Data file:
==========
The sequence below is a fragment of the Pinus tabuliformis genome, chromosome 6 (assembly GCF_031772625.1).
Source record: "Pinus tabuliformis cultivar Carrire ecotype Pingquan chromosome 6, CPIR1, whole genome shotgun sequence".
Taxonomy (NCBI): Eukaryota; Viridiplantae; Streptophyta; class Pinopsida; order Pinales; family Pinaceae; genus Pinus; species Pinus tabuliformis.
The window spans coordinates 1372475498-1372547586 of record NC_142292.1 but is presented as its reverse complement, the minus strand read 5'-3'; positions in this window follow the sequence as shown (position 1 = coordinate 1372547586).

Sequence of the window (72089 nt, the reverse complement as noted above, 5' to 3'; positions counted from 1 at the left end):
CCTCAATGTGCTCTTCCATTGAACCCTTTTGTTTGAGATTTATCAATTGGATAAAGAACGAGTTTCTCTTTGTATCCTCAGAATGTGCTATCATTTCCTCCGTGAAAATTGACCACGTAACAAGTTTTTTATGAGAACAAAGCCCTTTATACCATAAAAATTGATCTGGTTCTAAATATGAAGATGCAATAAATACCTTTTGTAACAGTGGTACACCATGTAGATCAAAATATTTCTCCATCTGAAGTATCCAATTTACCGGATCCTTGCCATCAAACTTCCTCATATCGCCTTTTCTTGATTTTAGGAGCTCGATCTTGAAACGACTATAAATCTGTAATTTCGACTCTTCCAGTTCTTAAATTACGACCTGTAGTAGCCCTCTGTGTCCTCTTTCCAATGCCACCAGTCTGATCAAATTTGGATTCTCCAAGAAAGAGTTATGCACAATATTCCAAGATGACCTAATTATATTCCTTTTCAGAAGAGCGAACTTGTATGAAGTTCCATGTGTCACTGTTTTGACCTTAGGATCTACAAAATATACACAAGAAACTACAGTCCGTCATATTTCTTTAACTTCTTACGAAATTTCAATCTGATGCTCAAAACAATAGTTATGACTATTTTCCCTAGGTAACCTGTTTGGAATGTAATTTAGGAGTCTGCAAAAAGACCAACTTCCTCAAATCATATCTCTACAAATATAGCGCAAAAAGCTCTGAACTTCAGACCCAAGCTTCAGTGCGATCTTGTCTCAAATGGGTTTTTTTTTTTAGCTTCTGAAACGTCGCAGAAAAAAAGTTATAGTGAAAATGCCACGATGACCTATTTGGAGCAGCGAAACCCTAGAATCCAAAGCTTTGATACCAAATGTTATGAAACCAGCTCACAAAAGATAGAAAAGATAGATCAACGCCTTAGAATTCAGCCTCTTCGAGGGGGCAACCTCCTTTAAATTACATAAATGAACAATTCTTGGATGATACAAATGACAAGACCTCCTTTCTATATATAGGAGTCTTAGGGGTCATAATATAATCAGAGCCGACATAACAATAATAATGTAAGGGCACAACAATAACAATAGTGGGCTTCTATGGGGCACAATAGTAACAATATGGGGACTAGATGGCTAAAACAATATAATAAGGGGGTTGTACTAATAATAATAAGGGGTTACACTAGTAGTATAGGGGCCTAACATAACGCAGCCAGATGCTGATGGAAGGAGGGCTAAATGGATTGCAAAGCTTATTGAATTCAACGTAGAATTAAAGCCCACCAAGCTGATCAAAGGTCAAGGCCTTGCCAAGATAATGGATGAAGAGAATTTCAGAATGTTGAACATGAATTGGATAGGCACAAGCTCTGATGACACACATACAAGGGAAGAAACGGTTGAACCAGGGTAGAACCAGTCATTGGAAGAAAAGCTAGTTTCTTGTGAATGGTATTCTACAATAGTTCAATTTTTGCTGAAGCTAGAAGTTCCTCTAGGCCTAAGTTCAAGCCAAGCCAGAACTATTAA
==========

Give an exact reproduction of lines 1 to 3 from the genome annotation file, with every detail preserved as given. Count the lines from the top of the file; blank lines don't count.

The sequence below is a fragment of the Pinus tabuliformis genome, chromosome 6 (assembly GCF_031772625.1).
Source record: "Pinus tabuliformis cultivar Carrire ecotype Pingquan chromosome 6, CPIR1, whole genome shotgun sequence".
Taxonomy (NCBI): Eukaryota; Viridiplantae; Streptophyta; class Pinopsida; order Pinales; family Pinaceae; genus Pinus; species Pinus tabuliformis.